WASHINGTON — A Colorado lawmaker on Tuesday introduced legislation to create a veterans health insurance program to allow them to skip the Department of Veterans Affairs entirely and get private-sector medical care at taxpayers’ expense.

“This bill throws out the idea of acceptable patient wait times and eliminates the requirement of the veteran to ask for VA permission to use civilian medical providers,” said Rep. Doug Lamborn, a Republican and former member of the House Veterans’ Affairs Committee.

“It gives veterans full authority to use the existing VA system or not.”

The move comes amid a fierce debate on Capitol Hill among veterans groups, conservative activists and VA officials over the future role of federal veterans’ health care and how to fulfill federal responsibilities.

Next week, lawmakers from the House veterans committee are expected to advance with bipartisan support a new proposal to overhaul the VA’s community care programs, giving more access to veterans to go outside the department for medical appointments with federal dollars.

With that plan, which has received criticism from some veterans groups for pulling away money from existing VA health services, VA doctors would still be the primary care coordinator for veteran patients.

VA Secretary David Shulkin has proposed going even further, lifting limits on walk-in services for a host of ailments in an effort to alleviate pressure on VA systems and free up private-sector access for veterans.

In an interview with the Wall Street Journal this week, Shulkin said he wants to make the VA’s hospital system compete with private-sector providers. “The direction I’m taking this is to give veterans more choice in their care and be the decision maker for their care, which I fundamentally believe is a concept that has to be implemented,” Shulkin told the newspaper.

It’s a position advanced by conservative activists in recent years but derided by Democratic lawmakers and major veterans organizations as “privatizing” the department. Shulkin has pushed back on the accusation repeatedly, saying he still envisions a critical and enduring role for VA.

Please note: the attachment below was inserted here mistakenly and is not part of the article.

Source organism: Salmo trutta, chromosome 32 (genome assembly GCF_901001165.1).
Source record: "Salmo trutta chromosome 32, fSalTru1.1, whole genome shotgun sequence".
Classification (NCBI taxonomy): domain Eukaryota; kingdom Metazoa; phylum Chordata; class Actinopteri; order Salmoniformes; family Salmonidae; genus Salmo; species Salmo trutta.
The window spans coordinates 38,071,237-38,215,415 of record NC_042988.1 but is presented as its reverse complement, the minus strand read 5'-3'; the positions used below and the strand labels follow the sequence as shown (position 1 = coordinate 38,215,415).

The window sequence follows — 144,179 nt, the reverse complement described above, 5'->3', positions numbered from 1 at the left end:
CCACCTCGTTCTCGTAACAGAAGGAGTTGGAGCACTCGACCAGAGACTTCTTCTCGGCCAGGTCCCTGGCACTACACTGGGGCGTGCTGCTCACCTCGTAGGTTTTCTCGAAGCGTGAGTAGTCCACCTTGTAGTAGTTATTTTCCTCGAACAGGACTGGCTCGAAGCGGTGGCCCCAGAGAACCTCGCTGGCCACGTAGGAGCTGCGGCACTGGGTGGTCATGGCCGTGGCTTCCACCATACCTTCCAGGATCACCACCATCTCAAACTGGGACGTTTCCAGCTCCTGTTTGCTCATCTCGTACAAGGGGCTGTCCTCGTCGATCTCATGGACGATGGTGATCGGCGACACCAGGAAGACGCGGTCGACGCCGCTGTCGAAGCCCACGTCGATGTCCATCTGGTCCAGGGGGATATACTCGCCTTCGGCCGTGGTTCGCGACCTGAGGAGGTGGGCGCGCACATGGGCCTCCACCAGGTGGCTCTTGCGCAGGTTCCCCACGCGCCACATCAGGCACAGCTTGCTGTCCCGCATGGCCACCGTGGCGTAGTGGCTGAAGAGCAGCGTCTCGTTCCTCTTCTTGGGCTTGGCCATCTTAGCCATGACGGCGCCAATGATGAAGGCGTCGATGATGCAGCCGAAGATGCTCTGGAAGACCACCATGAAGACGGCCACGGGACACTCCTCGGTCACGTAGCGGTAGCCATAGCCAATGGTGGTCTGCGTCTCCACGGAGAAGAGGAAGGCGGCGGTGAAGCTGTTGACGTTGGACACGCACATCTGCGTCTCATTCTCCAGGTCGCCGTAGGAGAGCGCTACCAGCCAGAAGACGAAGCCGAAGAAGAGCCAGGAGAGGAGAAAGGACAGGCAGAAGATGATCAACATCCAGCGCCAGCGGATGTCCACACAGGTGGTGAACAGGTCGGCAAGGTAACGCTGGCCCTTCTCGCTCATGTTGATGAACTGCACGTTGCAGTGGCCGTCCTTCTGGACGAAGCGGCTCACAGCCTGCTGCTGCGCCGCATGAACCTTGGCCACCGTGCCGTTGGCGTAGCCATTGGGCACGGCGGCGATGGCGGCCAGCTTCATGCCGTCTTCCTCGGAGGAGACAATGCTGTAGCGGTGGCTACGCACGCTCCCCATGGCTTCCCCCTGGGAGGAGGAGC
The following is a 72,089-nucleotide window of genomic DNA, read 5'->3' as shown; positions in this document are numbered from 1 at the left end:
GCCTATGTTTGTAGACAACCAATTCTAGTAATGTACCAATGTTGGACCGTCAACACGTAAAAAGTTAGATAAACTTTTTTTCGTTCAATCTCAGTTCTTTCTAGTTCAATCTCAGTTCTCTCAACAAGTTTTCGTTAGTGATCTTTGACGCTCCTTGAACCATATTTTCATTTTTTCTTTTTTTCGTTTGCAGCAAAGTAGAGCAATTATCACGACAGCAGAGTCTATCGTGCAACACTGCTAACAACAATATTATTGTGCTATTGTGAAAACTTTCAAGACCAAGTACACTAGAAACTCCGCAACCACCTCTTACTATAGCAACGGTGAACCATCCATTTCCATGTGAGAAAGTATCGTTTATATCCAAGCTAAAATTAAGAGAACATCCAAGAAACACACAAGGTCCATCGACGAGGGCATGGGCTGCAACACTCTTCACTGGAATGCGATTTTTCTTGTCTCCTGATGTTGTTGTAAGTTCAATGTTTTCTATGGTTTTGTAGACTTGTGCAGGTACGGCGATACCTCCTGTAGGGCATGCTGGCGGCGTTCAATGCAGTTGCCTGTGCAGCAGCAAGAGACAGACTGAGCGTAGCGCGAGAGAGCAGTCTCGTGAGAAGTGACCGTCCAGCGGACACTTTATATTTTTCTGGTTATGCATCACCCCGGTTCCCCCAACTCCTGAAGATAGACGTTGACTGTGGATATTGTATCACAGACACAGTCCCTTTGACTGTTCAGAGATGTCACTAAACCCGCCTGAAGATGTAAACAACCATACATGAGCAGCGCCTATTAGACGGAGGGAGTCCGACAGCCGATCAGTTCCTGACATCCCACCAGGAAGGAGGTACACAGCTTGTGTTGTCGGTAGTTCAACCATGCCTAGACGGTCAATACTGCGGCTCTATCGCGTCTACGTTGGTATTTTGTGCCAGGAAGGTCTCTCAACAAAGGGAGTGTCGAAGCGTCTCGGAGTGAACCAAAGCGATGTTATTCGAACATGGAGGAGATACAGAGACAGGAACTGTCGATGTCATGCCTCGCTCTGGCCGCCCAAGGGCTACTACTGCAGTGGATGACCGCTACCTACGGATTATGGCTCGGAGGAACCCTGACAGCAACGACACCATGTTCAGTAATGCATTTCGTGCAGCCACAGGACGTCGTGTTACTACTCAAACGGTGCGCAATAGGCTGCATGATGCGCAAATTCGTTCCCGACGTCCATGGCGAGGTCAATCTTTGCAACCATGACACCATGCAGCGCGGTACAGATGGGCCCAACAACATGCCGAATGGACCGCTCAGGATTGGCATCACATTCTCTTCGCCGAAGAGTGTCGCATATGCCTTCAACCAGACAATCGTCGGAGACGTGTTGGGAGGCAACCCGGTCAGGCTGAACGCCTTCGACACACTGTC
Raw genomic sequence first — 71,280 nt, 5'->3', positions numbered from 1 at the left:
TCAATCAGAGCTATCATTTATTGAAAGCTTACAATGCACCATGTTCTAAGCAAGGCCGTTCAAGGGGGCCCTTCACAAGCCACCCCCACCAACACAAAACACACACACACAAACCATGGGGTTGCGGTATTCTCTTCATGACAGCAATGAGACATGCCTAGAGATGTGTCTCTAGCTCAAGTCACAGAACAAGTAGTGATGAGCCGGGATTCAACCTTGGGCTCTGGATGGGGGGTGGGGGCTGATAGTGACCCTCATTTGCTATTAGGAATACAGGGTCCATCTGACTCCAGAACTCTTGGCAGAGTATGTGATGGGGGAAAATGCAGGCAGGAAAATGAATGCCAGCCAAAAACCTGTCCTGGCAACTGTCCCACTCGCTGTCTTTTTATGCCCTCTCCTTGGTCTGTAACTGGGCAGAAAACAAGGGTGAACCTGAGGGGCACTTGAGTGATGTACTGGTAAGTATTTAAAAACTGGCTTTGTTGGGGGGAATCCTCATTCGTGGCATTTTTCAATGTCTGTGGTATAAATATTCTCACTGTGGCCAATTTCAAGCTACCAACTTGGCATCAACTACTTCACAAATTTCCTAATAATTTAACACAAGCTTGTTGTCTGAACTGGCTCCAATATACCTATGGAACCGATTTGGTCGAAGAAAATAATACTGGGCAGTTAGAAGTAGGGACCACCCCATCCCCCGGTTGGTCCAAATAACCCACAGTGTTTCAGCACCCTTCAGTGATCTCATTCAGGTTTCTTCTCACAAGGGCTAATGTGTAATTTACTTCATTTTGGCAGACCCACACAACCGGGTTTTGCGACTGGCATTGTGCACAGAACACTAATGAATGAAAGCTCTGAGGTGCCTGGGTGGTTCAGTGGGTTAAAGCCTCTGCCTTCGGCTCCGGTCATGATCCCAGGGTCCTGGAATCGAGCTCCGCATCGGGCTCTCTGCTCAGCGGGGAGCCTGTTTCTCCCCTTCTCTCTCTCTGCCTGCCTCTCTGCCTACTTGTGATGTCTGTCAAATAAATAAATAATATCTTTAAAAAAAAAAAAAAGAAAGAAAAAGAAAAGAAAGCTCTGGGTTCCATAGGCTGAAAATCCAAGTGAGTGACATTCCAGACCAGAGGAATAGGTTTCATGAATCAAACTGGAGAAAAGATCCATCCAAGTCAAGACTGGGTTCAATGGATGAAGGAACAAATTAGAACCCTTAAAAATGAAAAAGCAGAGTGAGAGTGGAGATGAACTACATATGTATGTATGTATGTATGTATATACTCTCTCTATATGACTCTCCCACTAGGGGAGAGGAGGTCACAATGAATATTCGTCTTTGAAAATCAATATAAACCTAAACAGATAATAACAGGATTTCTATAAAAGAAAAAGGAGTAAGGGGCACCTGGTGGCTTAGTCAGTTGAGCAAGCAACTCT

Lamborn’s legislation would take a step beyond Shulkin’s proposal. The legislation creates a new health insurance system similar to to the military’s Tricare Standard program, allowing them to go to doctors outside the VA to receive a wide range of care.

“Giving them options to choose their health care plans and doctors is empowering,” Lamborn said in a statement. “This bill means veterans, especially those with extreme disabilities, can expect to have their needs taken care of quickly and efficiently. It’s good policy and makes sense.”

Whether veterans will receive faster — or better — medical appointments outside the VA system has been a key point of disagreement among veterans’ advocates.

Critics argue that private-sector physicians will not be able to easily accept tens of thousands of new veterans as patients and that many doctors unfamiliar with war wounds like traumatic brain injury and burn pit exposure are ill-equipped to offer the same full spectrum of health monitoring of trained VA staff.

And there are also concerns about the cost. Veterans groups like Veterans of Foreign Wars, Disabled American Veterans and the American Legion have testified before Congress they are concerned that shifting federal funding from internal VA programs to outside medical offices will limit resources for patients who remain in the VA system.

But a coalition of conservative groups — led by organizations with ties to the Koch brothers network of activists — has pushed for that type of complete divorce from VA as the center of veterans care efforts.

“We can’t leave the VA medical system in its current state and expect results to improve for our veterans,” said Concerned Veterans for America Executive Director Dan Caldwell, whose group has blasted the department as a failing health care system for years.

“This is a historic opportunity to finally go beyond the failed status quo at the VA and provide veterans with the best care possible. We applaud Rep. Lamborn for introducing this bill and strongly urge Congress to pass it into law.”

The measure faces a difficult path to become law. Democratic lawmakers in the House and Senate have strongly objected to similar proposals in the past, including an idea from House leadership last year.

Meanwhile, House Veterans’ Affairs Committee Chairman Phil Roe, R-Tenn., has said he is confident the bipartisan-backed measure on his committee’s schedule is the proper compromise to improve veterans care and VA operations. Senate lawmakers have not yet weighed in on the proposal but based on past comments are more likely to back that measure than Lamborn’s idea.

Last week, White House officials received criticism for exploring a proposal behind closed doors to link some VA services with Tricare programs in the future. Administration officials held multiple meetings and drew up preliminary implementation plans without discussing the idea with lawmakers and stakeholders, prompting concerns about transparency.

Leo covers Congress, Veterans Affairs and the White House for Military Times. He has covered Washington, D.C. since 2004, focusing on military personnel and veterans policies. His work has earned numerous honors, including a 2009 Polk award, a 2010 National Headliner Award, the IAVA Leadership in Journalism award and the VFW News Media award.

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